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Response To Intervention (RTI)

Improve Reading Achievement with RTI

The Response to Intervention model is being used in schools across the U.S. According to many state guidelines, implementation of RTI should result in the early identification of students with academic and/or behavioral problems, put into place research-based “interventions” that help those youngsters succeed, and consistently monitor student progress to ensure that the interventions being used are working. In other words, RTI should serve as a safety net that “catches” students at risk of failure early, and provide immediate interventions that are carefully monitored. Undoubtedly, RTI has great potential to help many low-level and at-risk readers.

The RTI Process
1. A core reading program with minimal benchmarks is established.
Note: The core program is the basic instructional program that is generally used by 80% or more of all students.
2. All students in K-3 are screened with appropriate reading assessments to determine which students may be at risk of reading failure (typically, those reading below the established benchmarks for the core reading program).
3. Next, reading goals are established for students who may be at risk of reading failure and for those reading below level.
4. Research-based interventions are used with students individually or in small groups. Student progress is monitored often; interventions are continued, changed, or eliminated based on the progress of each student toward his or her reading goals.1

RTI: A Multi-Tiered Model
RTI’s multi-tiered model provides layers of increasingly intense interventions that respond to students’ specific academic and behavioral needs.
• Tier 1: Provides a high-quality core reading program.
• Tier 2: In addition to the core class instruction, this tier provides individual or small-group interventions (group size is about 1:5-10 students). The procedures used in Tier 2 should supplement and support the core reading activities. About 10%-15% of the student population require interventions at the Tier 2 level.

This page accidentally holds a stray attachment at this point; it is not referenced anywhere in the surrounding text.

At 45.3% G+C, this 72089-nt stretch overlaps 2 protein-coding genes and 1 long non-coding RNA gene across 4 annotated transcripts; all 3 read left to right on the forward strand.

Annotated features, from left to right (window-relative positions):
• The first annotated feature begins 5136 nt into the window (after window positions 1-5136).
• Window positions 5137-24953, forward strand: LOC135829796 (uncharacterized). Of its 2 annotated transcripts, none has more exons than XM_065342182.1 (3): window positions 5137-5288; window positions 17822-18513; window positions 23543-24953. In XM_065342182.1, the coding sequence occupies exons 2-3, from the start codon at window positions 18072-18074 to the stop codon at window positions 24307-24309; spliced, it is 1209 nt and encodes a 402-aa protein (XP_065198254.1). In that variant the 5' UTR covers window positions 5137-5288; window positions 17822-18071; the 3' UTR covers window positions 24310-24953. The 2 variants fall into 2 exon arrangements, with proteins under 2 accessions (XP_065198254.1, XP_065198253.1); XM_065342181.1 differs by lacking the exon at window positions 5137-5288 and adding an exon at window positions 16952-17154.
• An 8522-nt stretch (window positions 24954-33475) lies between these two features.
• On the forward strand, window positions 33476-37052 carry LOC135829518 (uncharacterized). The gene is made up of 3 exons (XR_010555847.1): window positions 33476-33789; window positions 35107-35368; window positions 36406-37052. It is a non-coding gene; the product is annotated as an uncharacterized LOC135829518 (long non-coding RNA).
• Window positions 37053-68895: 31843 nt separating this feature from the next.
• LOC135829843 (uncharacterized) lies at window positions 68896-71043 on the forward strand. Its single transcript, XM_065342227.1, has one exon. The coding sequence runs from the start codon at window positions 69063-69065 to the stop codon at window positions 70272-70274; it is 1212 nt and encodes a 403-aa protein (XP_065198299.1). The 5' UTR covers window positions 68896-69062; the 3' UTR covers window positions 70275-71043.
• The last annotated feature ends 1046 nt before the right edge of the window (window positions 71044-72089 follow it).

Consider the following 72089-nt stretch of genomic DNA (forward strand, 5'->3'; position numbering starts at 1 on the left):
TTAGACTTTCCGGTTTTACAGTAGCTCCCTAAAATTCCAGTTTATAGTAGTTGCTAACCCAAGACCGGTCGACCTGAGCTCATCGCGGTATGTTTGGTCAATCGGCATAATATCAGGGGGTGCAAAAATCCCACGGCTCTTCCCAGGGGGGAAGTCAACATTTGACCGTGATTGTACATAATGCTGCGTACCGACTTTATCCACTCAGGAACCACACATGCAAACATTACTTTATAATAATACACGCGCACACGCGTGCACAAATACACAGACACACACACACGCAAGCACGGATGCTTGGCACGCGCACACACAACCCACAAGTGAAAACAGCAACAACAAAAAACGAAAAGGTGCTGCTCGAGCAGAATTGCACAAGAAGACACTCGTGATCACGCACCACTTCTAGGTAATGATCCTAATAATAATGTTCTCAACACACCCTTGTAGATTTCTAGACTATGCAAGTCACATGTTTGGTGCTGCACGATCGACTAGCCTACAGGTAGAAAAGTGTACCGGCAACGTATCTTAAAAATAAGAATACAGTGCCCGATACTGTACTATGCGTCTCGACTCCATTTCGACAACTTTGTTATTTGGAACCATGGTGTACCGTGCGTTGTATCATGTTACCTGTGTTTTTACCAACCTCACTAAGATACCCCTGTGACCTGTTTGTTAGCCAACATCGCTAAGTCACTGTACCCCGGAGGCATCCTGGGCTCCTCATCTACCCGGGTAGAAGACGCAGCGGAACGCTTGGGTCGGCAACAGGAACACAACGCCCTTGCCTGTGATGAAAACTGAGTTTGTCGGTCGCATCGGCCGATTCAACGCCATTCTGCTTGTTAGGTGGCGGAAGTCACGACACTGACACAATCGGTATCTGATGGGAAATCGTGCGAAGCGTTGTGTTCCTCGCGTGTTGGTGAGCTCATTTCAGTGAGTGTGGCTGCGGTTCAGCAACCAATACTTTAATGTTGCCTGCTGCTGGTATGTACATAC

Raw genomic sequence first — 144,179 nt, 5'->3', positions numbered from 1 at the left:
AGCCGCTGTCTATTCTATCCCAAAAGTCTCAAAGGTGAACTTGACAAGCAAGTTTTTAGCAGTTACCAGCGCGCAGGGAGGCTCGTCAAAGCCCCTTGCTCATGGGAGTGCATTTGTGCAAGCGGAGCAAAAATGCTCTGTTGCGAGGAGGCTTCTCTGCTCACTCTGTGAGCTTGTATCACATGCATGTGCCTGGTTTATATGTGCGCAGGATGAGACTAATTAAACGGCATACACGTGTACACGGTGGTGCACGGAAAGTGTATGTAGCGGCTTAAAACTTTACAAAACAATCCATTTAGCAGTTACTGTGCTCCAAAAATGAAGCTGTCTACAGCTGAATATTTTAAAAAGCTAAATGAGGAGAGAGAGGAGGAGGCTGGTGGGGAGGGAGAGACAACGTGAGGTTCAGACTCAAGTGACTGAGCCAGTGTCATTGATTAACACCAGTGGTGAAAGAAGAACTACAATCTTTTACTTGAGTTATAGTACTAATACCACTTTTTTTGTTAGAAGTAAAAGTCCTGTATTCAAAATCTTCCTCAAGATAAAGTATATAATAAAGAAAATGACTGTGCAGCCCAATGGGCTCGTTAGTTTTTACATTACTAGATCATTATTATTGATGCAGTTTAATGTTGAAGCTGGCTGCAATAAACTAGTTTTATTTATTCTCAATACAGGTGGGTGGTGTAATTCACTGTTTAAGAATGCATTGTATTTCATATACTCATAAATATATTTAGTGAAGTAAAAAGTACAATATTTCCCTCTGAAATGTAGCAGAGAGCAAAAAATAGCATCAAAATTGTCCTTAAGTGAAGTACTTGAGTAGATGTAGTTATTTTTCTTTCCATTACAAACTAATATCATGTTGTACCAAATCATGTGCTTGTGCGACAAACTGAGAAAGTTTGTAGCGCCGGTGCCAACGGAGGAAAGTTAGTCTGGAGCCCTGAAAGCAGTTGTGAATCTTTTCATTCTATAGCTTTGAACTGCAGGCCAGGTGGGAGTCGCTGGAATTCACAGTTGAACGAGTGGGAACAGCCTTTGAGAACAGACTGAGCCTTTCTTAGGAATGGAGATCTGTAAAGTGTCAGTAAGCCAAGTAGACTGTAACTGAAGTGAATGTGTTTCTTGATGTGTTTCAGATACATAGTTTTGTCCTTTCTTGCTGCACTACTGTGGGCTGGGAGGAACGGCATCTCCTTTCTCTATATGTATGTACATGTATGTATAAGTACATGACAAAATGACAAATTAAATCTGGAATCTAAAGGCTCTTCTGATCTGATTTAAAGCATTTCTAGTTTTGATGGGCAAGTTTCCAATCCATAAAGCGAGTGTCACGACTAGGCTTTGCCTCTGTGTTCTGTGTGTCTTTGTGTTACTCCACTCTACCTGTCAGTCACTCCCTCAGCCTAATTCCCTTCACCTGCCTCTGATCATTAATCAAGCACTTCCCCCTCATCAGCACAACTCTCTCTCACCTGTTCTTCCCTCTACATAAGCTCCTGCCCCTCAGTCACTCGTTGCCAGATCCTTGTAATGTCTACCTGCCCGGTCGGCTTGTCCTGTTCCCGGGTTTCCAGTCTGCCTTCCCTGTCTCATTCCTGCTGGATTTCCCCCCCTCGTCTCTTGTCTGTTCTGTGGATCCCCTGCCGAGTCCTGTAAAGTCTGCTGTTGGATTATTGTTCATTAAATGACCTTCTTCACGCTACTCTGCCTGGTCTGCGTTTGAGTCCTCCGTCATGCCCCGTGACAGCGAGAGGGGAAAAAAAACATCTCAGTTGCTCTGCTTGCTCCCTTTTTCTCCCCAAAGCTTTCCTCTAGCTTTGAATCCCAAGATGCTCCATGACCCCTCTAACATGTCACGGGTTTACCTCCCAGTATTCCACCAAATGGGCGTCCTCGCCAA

• Tier 3: Students who are not sufficiently helped at the Tier 1 and Tier 2 levels move into Tier 3, where they receive more intensive, custom-designed interventions for individuals or small groups (group size is about 1:3 students). Approximately 5%-10% of students require interventions at the Tier 3 level.2

References
1. E. M. Mesmer & H. A. E. Mesmer, “Response to Intervention (RTI): What Teachers of Reading Need to Know,” The Reading Teacher, vol. 62(4), 2008, pp. 280-290.
2. Response to Intervention Guidance, Division of Curriculum, Texas Education Agency, 2009.

It’s easy to drag the correct homonym over to its box while your friends check your work.
Working with Pic-Wizard cards helps this tactile student learn his vocabulary words.

Suggestions for Using Reading Styles Interventions and Materials in RTI Programs

Tier 3
  • Implement the strategies and interventions recommended on the student’s RSI Narrative Report.
  • If colored overlays do not help a student with symptoms of visual dyslexia, try Irlen lenses.
  • Use Power Reading Online for Gr. 1-12. This program:
    • assesses and places the student in the correct level story; and
    • provides continuous progress monitoring for each student, detailed progress reports, and moves the student forward into increasingly difficult Carbo recorded stories and skills games.
  • Use the following reading methods:
    • Fernald word-tracing
    • neurological impress
    • echo reading
Tier 2
  • Implement the strategies and interventions recommended on each student’s RSI Condensed Report.
  • Use colored overlays to assess students with symptoms of visual dyslexia.
  • Use Power Reading recorded stories for Gr. 1-12.
    • Use Power Reading recorded stories and games.
    • Create Power Reading Labs with POwer Reading Online or POwer Reading CDs. (See Tier 3 for description of    Power Reading Online.)
  • Use Letterville Phonics with K-2 students who have difficulty learning phonics.
Tier 1
  • Use reading styles strategies and interventions:
    • Administer the RSI to students.
    • Teach to students’ strengths based on RSI information (global, analytic, visual, auditory, tactile, and kinesthetic).
  • Supplement your K-2 core reading program with Carbo recorded books.
  • Use the Continuum of Modeling Reading Methods, especially:
    • paired reading
    • choral reading
    • echo reading
    • Carbo recordings
    • shared reading
  • Use hands-on games and kinesthetic activities to teach reading skills.
  • Design classroom environments that provide both formal and informal reading areas, and places for students to read alone and/or in small groups.